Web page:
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Why the Fed announced the end of bond purchases in the minutes
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Why the Fed announced the end of bond purchases in the minutes

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Why the Fed announced the end of bond purchases in the minutes

Having roiled financial markets in March for suggesting the first interest-rate hike could come “six months” after the end of the bond-buying program, Fed Chairwoman Janet Yellen appeared in no mood to test her luck again, analysts said.

As a result, the Fed didn’t disclose the planned timetable for wrapping up its bond-buying program until the release of the minutes of the policy meeting, three weeks after Yellen’s press conference.

“Just my guess, but it seems like Yellen [was] being extra careful after the ‘six months’ fiasco a few months back,” said Kim Fraser Chase, senior economist at BBVA Compass.

The Fed announced in the minutes released Wednesday that it generally agreed to end the bond-buying program, also known as QE3, with a final $15 billion taper in October, rather than extending it until its December meeting. The Fed has been trimming the program by $10 billion at each meeting this year and this would have left a $5 billion rump of Treasury purchases without the larger taper.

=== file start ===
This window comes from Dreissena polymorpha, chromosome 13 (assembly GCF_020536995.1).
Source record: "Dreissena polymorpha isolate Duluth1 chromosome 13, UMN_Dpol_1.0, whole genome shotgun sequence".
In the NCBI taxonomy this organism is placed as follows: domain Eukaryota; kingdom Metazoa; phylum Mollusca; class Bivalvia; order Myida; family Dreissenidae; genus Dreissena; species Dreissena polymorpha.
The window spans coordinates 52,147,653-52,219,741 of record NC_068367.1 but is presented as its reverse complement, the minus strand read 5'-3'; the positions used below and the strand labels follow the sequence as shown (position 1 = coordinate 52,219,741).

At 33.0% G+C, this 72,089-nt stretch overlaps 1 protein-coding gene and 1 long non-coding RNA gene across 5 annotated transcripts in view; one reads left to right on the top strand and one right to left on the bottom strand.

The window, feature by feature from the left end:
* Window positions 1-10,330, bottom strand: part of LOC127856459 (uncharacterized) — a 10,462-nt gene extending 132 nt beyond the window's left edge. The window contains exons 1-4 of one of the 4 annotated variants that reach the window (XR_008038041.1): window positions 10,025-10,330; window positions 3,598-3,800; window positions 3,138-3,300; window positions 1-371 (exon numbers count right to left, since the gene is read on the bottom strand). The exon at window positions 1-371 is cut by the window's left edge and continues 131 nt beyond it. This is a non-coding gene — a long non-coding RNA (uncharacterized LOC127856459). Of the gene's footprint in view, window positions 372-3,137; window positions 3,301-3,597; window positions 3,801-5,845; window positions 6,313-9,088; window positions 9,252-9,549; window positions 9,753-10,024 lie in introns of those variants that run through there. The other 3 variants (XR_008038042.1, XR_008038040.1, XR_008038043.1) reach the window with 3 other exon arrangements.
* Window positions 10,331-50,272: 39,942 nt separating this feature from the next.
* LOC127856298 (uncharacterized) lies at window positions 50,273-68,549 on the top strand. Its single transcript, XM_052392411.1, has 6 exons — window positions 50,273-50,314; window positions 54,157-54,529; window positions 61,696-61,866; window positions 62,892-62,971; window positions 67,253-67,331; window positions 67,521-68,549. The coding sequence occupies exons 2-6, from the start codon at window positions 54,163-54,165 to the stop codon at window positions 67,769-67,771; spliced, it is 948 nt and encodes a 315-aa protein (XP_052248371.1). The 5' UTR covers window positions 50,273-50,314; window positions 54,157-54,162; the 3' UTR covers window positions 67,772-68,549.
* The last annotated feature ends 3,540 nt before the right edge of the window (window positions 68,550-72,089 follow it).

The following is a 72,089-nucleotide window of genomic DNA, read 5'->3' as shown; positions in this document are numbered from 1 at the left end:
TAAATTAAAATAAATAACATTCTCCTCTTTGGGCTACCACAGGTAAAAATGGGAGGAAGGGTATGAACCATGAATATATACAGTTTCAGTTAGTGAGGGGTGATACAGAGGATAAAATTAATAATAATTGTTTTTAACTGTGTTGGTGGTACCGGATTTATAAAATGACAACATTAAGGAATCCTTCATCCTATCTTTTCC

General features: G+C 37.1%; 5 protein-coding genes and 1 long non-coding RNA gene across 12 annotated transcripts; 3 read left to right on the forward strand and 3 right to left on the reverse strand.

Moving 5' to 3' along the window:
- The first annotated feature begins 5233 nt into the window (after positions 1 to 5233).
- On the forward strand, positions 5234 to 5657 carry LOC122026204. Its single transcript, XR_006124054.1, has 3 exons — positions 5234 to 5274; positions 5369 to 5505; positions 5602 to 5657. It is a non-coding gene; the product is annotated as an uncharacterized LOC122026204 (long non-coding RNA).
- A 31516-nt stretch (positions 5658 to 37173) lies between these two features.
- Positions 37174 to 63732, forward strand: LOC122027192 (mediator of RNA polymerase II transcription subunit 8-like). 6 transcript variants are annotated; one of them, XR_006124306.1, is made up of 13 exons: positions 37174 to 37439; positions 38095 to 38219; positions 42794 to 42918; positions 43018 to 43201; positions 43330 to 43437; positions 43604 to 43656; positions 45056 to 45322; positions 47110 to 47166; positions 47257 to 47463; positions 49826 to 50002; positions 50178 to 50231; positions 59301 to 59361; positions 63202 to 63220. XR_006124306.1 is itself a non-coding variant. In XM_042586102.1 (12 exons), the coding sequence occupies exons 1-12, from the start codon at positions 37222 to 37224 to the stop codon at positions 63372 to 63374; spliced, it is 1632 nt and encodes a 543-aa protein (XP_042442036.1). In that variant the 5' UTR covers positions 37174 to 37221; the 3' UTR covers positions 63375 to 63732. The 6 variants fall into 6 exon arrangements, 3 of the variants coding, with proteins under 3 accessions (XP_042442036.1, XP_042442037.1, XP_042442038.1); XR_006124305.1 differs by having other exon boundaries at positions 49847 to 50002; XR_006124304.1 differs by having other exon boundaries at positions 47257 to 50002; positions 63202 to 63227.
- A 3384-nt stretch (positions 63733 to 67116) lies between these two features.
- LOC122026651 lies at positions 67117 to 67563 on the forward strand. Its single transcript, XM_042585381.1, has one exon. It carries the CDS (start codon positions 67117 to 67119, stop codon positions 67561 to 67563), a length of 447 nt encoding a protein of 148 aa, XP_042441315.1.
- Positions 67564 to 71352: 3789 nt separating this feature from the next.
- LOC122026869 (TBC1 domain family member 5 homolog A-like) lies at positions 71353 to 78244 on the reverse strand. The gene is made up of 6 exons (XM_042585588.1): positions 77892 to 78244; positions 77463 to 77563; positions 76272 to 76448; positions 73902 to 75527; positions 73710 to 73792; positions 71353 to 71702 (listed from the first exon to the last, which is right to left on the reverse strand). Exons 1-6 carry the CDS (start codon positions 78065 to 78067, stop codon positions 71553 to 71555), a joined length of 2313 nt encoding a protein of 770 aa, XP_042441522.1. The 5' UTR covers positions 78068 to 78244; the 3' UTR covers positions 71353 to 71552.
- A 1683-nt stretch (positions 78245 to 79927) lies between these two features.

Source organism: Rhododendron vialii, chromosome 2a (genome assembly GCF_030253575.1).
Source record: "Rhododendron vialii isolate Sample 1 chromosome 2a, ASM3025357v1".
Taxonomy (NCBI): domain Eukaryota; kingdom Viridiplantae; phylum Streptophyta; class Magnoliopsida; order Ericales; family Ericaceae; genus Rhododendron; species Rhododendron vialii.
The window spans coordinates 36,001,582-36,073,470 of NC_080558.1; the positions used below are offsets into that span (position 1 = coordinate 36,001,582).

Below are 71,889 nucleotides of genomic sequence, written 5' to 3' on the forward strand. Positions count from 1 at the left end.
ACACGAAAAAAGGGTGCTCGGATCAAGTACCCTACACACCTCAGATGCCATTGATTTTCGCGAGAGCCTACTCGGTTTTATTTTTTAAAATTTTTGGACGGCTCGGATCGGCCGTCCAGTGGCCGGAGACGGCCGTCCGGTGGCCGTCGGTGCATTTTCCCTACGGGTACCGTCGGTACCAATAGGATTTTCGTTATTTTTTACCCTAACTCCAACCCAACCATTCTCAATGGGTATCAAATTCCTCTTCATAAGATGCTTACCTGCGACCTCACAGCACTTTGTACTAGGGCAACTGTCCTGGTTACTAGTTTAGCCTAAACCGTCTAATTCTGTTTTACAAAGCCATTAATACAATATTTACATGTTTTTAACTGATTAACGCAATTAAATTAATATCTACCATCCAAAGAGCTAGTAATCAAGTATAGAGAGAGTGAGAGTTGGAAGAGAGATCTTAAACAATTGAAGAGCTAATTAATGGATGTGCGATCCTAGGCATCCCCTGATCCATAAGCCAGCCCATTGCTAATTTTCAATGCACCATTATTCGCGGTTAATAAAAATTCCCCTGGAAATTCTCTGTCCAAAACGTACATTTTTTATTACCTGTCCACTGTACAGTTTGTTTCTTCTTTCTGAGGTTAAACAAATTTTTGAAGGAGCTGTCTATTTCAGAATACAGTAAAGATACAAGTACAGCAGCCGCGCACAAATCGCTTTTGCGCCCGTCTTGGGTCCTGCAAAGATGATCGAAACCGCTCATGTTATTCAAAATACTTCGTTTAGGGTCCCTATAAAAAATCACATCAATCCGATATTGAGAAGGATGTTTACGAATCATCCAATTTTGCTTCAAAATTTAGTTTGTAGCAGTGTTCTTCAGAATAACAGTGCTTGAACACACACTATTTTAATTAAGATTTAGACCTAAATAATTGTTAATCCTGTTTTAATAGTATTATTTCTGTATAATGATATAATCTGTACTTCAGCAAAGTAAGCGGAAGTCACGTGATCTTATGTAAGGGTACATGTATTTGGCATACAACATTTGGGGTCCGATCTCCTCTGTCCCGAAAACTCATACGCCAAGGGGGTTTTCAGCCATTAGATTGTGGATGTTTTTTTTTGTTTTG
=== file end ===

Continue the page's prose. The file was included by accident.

Chris Low, chief economist at FTN Financial, said putting the taper decision in the minutes shows that communication in the Yellen Fed is still a process of trial and error.

“Yellen is still feeling this out,” Low said. After the six-month comment, the Fed seemed to think that it was best to announce the plan to end asset purchases in writing, he said.

Robert Brusca, chief economist at FAO Economics, said the Fed probably thought the minutes were a good choice to announce the taper ending because they could explain “what it means and what it doesn’t mean.” And that is what they tried to do. According to the Fed summary:

“Most participants viewed this as a technical issue with no substantive macroeconomic consequences and no consequences for the eventual decision about the timing of the first increase in the federal funds rate – a decision that will depend on the Committee’s evolving assessments of actual and expected progress toward the objectives.”

Why the Fed announced the end of bond purchases in the minutes - Capitol Report - MarketWatch

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